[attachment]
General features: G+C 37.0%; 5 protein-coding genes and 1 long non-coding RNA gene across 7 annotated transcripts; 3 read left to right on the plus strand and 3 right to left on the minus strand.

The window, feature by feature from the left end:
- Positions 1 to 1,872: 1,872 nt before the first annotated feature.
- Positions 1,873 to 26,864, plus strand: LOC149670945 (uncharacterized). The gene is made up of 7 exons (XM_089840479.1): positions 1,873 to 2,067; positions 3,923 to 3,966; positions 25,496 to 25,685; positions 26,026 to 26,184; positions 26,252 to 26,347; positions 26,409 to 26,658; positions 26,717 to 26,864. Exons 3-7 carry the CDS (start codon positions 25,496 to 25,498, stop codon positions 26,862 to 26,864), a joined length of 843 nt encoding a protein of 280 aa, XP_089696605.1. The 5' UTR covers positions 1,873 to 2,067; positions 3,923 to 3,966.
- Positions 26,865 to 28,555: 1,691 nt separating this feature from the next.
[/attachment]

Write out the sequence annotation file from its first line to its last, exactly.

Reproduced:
General features: G+C 37.0%; 5 protein-coding genes and 1 long non-coding RNA gene across 7 annotated transcripts; 3 read left to right on the plus strand and 3 right to left on the minus strand.

The window, feature by feature from the left end:
- Positions 1 to 1,872: 1,872 nt before the first annotated feature.
- Positions 1,873 to 26,864, plus strand: LOC149670945 (uncharacterized). The gene is made up of 7 exons (XM_089840479.1): positions 1,873 to 2,067; positions 3,923 to 3,966; positions 25,496 to 25,685; positions 26,026 to 26,184; positions 26,252 to 26,347; positions 26,409 to 26,658; positions 26,717 to 26,864. Exons 3-7 carry the CDS (start codon positions 25,496 to 25,498, stop codon positions 26,862 to 26,864), a joined length of 843 nt encoding a protein of 280 aa, XP_089696605.1. The 5' UTR covers positions 1,873 to 2,067; positions 3,923 to 3,966.
- Positions 26,865 to 28,555: 1,691 nt separating this feature from the next.